Monday, January 15, 2007

foreign currency derivatives revised guidelines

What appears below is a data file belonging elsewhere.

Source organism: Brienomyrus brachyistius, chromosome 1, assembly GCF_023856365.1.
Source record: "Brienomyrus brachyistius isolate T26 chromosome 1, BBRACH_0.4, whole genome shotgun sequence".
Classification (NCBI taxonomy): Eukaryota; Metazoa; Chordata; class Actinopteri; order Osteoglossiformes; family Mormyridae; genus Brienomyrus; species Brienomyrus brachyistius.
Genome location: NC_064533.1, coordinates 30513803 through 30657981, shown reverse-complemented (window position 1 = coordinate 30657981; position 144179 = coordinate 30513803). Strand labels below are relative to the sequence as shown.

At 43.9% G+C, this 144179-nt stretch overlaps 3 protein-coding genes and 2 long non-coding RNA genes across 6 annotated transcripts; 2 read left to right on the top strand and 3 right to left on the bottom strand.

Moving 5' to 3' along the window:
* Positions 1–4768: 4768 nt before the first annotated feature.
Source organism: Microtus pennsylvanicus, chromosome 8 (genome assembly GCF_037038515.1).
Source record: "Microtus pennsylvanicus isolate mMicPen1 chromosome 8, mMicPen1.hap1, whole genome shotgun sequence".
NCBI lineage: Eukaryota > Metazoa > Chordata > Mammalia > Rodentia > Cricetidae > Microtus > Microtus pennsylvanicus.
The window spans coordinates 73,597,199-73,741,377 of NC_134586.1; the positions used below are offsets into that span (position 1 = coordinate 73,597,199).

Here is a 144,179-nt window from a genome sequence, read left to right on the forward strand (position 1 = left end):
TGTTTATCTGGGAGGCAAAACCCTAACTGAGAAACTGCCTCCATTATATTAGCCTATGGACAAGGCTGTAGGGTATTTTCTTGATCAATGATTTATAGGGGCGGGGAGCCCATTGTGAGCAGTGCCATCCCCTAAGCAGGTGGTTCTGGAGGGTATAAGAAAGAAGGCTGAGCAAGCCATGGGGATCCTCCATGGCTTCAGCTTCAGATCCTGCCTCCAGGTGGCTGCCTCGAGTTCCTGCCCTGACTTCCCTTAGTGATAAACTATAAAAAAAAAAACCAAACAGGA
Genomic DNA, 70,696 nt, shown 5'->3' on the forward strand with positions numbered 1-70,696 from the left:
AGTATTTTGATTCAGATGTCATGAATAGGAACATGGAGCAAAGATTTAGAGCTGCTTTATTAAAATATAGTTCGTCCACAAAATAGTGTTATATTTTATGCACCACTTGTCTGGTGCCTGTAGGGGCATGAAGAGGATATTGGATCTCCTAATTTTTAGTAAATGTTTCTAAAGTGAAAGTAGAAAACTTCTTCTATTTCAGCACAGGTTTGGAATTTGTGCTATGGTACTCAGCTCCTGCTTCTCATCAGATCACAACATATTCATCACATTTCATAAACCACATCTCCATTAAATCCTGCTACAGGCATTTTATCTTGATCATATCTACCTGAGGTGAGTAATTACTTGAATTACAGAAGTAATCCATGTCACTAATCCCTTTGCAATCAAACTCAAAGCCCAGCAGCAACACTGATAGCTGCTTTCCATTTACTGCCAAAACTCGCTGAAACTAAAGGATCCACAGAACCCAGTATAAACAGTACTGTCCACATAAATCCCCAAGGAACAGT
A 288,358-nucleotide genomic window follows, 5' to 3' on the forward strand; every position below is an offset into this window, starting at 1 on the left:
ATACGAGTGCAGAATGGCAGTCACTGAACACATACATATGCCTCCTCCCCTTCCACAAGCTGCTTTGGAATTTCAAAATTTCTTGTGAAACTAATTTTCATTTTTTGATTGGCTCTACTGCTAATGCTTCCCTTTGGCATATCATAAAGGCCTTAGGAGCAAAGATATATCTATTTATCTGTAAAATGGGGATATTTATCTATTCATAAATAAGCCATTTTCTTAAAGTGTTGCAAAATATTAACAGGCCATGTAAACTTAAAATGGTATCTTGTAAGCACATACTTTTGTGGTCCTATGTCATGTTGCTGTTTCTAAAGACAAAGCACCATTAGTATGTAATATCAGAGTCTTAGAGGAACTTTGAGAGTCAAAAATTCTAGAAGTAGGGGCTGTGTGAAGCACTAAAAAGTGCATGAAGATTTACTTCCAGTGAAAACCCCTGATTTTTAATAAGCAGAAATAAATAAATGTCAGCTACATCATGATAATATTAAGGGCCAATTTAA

In terms of recently issued guidelines, corporates are now allowed to sell currency options against export receivables or import pay ables. Earlier, they could buy options against their exposures but could not sell. This would allow the exporter get upfront income as he receives premium towards his sale with limited risk as the option is covered by future receivables of the exporter. Also, Indian banks will now be allowed to run cross currency option books. Caps and floors are structured combinations using interest rate options – both calls and puts. A cap would imply an upper limit on the interest rate and floor would be the lower limit. Selling call options allows a corporate to create a cap, while buying put options on interest rates creates a floor for the corporate. Here the options are linked to a benchmark reference rate like the LIBOR.  Suppose a corporate sells a call option for $1 million at a strike of 6.50%. If LIBOR goes below 6.50%, the option holder would exercise the option, allowing him to earn a rate that is higher than LIBOR. This increases the payout for the corporate, while the LIBOR ensures that he has a floor of 6.50%. This would be the minimum amount that he would have to pay even if interest rates move below 6.50%. Selling call options also helps reduce the overall transaction cost as the corporate receives a premium for the sale of options. Buying put options helps the corporate create a cap on the highest rate of interest to be paid out. Continuing with the previous example, instead of selling, the client buys put options at a strike of 6.50%. So, if LIBOR rises beyond 6.50%, the corporate exercises the option and pays lower rates capping his upper limit on interest rates. Again, the corporate needs to pay a premium for purchasing the cap. A combination of floors and cap is called a collar.


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